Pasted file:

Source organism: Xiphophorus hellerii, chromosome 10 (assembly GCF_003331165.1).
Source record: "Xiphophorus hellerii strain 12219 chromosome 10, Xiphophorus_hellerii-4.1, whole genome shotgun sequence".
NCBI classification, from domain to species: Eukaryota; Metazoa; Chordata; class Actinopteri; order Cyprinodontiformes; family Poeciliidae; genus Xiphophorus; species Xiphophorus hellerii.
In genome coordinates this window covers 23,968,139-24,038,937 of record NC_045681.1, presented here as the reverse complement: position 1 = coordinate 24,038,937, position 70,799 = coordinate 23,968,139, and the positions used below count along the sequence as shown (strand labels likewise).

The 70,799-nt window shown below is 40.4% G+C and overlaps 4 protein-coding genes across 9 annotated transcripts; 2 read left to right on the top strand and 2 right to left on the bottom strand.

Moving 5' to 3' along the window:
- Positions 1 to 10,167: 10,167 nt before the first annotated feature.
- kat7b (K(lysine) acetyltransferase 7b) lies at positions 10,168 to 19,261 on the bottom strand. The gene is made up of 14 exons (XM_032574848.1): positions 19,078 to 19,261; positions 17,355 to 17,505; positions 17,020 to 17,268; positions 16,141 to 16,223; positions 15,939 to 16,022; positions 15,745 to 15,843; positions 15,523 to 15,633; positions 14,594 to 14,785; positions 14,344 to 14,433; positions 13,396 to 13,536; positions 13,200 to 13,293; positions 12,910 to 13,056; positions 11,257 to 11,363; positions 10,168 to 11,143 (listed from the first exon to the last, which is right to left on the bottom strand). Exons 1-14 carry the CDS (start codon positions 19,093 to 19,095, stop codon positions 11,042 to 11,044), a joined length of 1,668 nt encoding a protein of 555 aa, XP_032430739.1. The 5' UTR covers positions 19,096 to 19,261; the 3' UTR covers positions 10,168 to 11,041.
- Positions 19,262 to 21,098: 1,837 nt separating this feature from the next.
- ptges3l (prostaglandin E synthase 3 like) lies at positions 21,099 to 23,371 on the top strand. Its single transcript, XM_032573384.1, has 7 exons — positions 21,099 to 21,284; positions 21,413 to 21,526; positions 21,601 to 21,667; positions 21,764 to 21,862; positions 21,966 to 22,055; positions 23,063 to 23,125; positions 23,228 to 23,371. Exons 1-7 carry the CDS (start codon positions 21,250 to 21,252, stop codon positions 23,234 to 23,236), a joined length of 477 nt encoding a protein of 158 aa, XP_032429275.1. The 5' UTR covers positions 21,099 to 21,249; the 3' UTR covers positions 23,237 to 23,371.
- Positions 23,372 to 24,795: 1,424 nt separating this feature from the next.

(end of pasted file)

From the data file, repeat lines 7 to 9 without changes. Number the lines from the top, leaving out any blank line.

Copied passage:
- Positions 1 to 10,167: 10,167 nt before the first annotated feature.
- kat7b (K(lysine) acetyltransferase 7b) lies at positions 10,168 to 19,261 on the bottom strand. The gene is made up of 14 exons (XM_032574848.1): positions 19,078 to 19,261; positions 17,355 to 17,505; positions 17,020 to 17,268; positions 16,141 to 16,223; positions 15,939 to 16,022; positions 15,745 to 15,843; positions 15,523 to 15,633; positions 14,594 to 14,785; positions 14,344 to 14,433; positions 13,396 to 13,536; positions 13,200 to 13,293; positions 12,910 to 13,056; positions 11,257 to 11,363; positions 10,168 to 11,143 (listed from the first exon to the last, which is right to left on the bottom strand). Exons 1-14 carry the CDS (start codon positions 19,093 to 19,095, stop codon positions 11,042 to 11,044), a joined length of 1,668 nt encoding a protein of 555 aa, XP_032430739.1. The 5' UTR covers positions 19,096 to 19,261; the 3' UTR covers positions 10,168 to 11,041.
- Positions 19,262 to 21,098: 1,837 nt separating this feature from the next.